Sunday, March 13, 2011


Anger is a very powerful and destructive thing. 

As I’ve watched the events in Madison unfold, it’s been interesting and disconcerting to watch protests, things said and done, and the continued fire that causes people to go out into the cold and voice their position on the budget repair bill, passed by the legislature and signed by Governor Walker on Friday.

The part that bothers me is the desire to injure the opponent.  Now, I don’t mean from a physical standpoint, although there have been random threats, but from an economic or reputation standpoint. 

There seems to be a sentiment of “if i don’t get mine, you can’t have yours.”

I was hoping we could be bigger than that, that those on the “losing” side could pick up and use positive ways to balance the ledger.  Nobody wins when another is torn down.  And, in this case, spending your time in taking away from others is a very negative pursuit. 

I think I’ve made it plain that I believe there is a better way to negotiate pay than is currently done.  And, I believe unions have become barnacles on the hulls of our economy.  They don’t bring value to goods and services, costing hundreds of millions of dollars to the cost of doing government business in Wisconsin.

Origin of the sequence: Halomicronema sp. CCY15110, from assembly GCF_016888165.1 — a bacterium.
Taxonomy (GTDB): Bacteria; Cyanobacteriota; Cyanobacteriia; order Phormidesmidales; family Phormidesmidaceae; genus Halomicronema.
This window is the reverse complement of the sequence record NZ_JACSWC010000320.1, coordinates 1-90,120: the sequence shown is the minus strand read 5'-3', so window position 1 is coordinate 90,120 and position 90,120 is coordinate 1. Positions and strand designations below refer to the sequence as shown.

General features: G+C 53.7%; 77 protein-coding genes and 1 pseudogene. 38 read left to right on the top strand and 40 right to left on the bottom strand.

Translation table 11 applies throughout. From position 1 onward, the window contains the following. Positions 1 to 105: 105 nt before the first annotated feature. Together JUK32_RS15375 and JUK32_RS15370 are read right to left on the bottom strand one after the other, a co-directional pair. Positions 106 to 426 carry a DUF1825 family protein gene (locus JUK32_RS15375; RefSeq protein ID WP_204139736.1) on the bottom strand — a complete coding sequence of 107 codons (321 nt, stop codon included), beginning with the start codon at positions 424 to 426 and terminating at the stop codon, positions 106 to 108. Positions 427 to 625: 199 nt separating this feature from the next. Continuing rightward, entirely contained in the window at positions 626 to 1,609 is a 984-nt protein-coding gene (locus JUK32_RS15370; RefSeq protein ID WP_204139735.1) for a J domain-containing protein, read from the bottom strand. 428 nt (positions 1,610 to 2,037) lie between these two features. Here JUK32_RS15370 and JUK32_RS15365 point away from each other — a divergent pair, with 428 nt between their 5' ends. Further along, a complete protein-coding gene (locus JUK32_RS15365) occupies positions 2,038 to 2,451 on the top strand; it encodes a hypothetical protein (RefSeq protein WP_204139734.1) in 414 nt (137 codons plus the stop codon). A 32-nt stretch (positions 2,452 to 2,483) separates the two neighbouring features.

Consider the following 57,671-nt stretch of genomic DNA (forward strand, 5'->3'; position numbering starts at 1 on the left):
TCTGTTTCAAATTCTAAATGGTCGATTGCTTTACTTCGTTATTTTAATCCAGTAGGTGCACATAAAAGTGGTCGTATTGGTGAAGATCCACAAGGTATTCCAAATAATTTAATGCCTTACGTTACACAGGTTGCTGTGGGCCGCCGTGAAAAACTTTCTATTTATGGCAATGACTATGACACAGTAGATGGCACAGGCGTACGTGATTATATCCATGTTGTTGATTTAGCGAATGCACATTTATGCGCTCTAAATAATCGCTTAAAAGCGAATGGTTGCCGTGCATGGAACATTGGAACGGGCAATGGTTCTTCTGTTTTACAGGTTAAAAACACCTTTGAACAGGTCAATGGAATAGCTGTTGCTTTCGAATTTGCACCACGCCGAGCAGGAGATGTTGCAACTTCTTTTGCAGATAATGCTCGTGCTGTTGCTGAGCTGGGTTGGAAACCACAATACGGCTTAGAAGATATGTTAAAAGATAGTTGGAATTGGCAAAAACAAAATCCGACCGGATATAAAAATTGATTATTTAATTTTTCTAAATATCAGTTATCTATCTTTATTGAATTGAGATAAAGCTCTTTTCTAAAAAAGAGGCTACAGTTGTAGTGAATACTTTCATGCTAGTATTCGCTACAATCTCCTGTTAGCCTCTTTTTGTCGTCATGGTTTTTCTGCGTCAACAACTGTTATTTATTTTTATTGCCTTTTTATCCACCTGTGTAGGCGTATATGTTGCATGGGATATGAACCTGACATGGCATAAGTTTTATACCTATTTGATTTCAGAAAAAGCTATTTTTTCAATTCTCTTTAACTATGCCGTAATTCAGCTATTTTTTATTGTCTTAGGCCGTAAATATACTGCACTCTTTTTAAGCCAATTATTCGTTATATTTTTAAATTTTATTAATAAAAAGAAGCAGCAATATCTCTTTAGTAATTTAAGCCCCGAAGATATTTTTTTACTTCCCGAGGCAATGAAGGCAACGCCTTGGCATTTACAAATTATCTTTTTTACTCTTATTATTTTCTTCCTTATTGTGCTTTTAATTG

Union leadership doesn’t teach a class, plow a road, mow a lawn, or build anything.  They are lawyers and negotiators who take our money and use it for means that don’t necessarily line up with the interest of the community.

That said, I am impressed by the impassioned protests and the zeal of people who believe otherwise. 

I would hope that those protesting would find ways to use that anger to promote and improve their position instead of tearing another’s down.  That is how good things happen.


  1. Historically, unions have done a lot of good. Are there abuses within them? Sure. But what do you propose as an alternative to give workers a voice?

  2. I don't mind collective bargaining as long as it's not mandatory for the employee and exclusive for the employer. Union membership should be an opt in proposition. Do that, and I'm OK with it.

  3. Anger is never a good thing and I wholeheartedly agree with your comment to Beth.